Saswati is from New Delhi, India. She came to Finland three years ago, in August of 2017. In India, she worked as a teacher. The leadership team at the school where she worked visited schools in Finland, and came back very excited. She was at a place in my career where she wanted to get back to education, and wondered what she might learn from Finnish schools.
She had never lived outside of India before, and she found quite a difference in Finland’s culture and demography.
“I thought, ‘I am breathing fresh air a little bit too much! Where's the pollution?’” she says.
She found it strange to have a guaranteed seat on a bus, and felt anxiety about getting used to the Finnish language and people. She came one month early to take a summer course in Finnish language and culture, and found solace there. She found support in a strong international community, and decided to give back by becoming a tutor the following year.
Although she experienced some cultural differences, she found some of them to be beneficial. For example, she felt she had more autonomy in course selection at her university.
As for culture shock, Saswati was surprised to find that people are not used to hugging each other in Finland. She once gave a friend a warm hug on a bad day, and it was interpreted romantically.
“It got quite awkward,” she says.
Later, she reflected on how she might adapt to cultural differences, and realised that how people display friendship in Finland is different. She was also surprised to find that neighbours don’t communicate in Finland like they did back home. It may not at first seem like a community, because you can’t go knocking at neighbours doors, she warns. Later, she says she understood that this Finnish way of being is just a different sense of community: an understanding each person individually does their part to make the community work.
Saswati appreciates the Finnish family that she met through the university’s friendship program. They enjoyed cooking together, and their support made it easier for her to adjust to life in Finland.
“I think we are stuck forever,” she says. “We are at the hugging stage.”
She also appreciates the similarities she noticed across cultures. For example, she noticed that teenagers behave similarly across different cultures.
Saswati also appreciates that in Finland, you have the scope to be yourself. She found that the people in Finland are very accepting, and she does not feel pressure to live according to others' expectations.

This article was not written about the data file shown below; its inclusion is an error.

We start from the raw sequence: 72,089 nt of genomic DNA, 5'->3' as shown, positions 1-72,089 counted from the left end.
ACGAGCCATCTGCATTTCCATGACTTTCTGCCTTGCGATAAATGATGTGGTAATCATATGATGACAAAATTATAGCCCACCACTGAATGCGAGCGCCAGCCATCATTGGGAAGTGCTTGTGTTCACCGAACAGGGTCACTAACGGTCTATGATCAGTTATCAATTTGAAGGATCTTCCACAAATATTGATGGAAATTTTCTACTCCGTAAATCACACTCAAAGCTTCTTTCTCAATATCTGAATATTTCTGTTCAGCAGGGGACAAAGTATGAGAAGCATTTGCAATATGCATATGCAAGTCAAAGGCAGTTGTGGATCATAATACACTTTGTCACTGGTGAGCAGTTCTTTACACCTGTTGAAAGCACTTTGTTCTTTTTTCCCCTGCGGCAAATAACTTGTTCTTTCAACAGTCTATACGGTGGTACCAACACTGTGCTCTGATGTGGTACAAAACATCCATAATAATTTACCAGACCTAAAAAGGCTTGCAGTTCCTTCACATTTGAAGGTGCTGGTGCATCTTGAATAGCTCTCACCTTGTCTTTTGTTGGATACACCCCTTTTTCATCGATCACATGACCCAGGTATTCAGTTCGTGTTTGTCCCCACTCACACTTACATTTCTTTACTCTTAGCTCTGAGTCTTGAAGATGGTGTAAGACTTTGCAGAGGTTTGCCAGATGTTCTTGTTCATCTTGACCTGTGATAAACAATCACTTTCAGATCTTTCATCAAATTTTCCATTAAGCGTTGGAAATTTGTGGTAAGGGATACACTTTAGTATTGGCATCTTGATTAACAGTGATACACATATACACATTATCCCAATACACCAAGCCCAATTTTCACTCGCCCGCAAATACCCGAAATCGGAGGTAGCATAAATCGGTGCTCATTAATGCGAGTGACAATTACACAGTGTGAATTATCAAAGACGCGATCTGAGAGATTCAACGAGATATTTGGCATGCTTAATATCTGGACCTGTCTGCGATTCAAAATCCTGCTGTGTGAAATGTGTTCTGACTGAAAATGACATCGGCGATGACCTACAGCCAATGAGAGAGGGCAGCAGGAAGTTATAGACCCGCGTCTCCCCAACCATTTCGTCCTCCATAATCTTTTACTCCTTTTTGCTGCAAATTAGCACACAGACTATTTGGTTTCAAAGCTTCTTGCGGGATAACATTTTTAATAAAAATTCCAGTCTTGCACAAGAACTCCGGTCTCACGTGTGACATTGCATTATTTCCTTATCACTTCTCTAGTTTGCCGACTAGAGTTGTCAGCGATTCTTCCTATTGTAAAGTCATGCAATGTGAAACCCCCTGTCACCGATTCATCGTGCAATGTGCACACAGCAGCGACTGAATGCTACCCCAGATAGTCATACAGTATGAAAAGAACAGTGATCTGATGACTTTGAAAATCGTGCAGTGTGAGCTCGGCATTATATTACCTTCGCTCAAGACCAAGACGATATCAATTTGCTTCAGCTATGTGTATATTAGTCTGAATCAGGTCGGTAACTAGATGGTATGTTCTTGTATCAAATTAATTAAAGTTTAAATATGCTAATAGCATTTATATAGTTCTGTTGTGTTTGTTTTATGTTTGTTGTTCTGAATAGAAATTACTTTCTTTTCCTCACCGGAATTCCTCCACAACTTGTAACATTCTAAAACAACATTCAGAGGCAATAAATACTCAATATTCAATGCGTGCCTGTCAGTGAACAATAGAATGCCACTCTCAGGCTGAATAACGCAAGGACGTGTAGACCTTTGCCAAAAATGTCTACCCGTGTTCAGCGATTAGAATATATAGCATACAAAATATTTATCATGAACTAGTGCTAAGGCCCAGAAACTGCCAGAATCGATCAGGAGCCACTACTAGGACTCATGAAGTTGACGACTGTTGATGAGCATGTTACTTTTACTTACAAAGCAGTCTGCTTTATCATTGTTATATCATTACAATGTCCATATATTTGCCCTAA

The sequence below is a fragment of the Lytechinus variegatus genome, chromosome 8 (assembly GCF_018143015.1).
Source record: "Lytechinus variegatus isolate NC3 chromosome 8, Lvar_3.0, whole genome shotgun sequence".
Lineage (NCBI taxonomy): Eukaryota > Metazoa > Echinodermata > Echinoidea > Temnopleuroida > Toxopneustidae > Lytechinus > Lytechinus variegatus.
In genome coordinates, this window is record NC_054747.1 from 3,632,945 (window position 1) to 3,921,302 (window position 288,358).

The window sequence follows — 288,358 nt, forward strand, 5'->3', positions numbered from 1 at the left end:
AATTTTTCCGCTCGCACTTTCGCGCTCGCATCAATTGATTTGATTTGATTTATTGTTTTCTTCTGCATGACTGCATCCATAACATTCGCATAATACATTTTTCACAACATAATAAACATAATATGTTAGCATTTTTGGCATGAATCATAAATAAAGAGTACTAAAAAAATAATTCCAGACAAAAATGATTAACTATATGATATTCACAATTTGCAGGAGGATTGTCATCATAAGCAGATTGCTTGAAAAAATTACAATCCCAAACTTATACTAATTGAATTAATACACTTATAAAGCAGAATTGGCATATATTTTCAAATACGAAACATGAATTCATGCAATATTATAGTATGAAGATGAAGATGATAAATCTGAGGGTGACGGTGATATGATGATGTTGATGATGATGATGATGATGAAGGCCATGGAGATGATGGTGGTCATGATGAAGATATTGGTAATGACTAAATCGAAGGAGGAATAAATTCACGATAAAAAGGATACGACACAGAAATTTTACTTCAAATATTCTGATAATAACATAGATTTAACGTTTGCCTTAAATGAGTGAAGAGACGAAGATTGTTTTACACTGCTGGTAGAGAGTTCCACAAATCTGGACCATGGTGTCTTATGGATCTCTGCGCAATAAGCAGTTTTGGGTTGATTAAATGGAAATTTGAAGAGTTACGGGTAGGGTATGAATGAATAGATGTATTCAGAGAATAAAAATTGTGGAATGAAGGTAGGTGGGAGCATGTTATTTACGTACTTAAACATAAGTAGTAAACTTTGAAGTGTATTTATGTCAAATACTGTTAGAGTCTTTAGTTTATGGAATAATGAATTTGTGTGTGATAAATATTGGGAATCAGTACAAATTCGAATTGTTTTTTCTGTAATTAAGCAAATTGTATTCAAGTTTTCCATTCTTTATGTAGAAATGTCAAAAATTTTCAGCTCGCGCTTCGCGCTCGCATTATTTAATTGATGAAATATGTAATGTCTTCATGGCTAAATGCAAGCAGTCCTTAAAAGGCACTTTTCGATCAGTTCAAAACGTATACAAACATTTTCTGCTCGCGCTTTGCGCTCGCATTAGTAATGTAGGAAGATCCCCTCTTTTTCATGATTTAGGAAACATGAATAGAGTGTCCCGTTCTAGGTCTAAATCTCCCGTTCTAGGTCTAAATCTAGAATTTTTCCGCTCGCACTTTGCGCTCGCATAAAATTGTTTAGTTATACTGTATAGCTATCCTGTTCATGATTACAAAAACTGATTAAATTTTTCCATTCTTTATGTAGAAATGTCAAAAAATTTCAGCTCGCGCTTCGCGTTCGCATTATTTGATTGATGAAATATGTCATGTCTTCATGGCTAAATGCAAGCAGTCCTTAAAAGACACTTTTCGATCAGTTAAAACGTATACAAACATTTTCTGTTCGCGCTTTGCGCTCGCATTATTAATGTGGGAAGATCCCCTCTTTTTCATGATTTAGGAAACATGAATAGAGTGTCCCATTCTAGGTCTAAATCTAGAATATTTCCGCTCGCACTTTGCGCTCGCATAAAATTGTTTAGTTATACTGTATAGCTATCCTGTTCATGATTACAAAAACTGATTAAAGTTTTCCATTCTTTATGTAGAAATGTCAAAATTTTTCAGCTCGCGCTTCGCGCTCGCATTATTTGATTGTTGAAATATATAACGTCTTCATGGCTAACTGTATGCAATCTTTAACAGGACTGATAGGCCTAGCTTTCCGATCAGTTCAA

“Colleagues and professors give you personal space to grow,” she says. “There is something about Finland, it has such calmness and serenity.”
Although she appreciates many aspects of Finnish life, Saswati occasionally gets unwanted attention as a foreigner. Even though her colleagues try to be accommodating, working at a University that operates mostly in Finnish can be difficult. She points out that the master's program was more catered to international students, but that in her PhD research, she has to work on her Finnish to integrate better and to not be unintentionally left out.
She has also unfortunately encountered racism in the general population.
“I was once out with another Indian friend going to the grocery store, when an old man sitting with beer shouted, ‘Hey you brown girls, get out of my country!’” she recalls. “I was scared, and didn’t know what action I could take as an outsider. I thought, ‘What if he gathers people and follows me?’”
Saswati believes that, although experiences like this can make you question your choices, it is important to talk about such occurrences to raise awareness.
The most meaningful parts of her life in Finland so far have been her relationship with her Finnish boyfriend and her PhD work in eye-tracking research. In both her personal and professional life, she took initiative to find opportunities that were right for her.
If Saswati could give some advice to her past self, she would encourage herself to be open to all sorts of experiences. She reflects that she got so much out of new experiences that she would have said no to before, and appreciates experiences like travelling abroad that might have seemed scary in the past.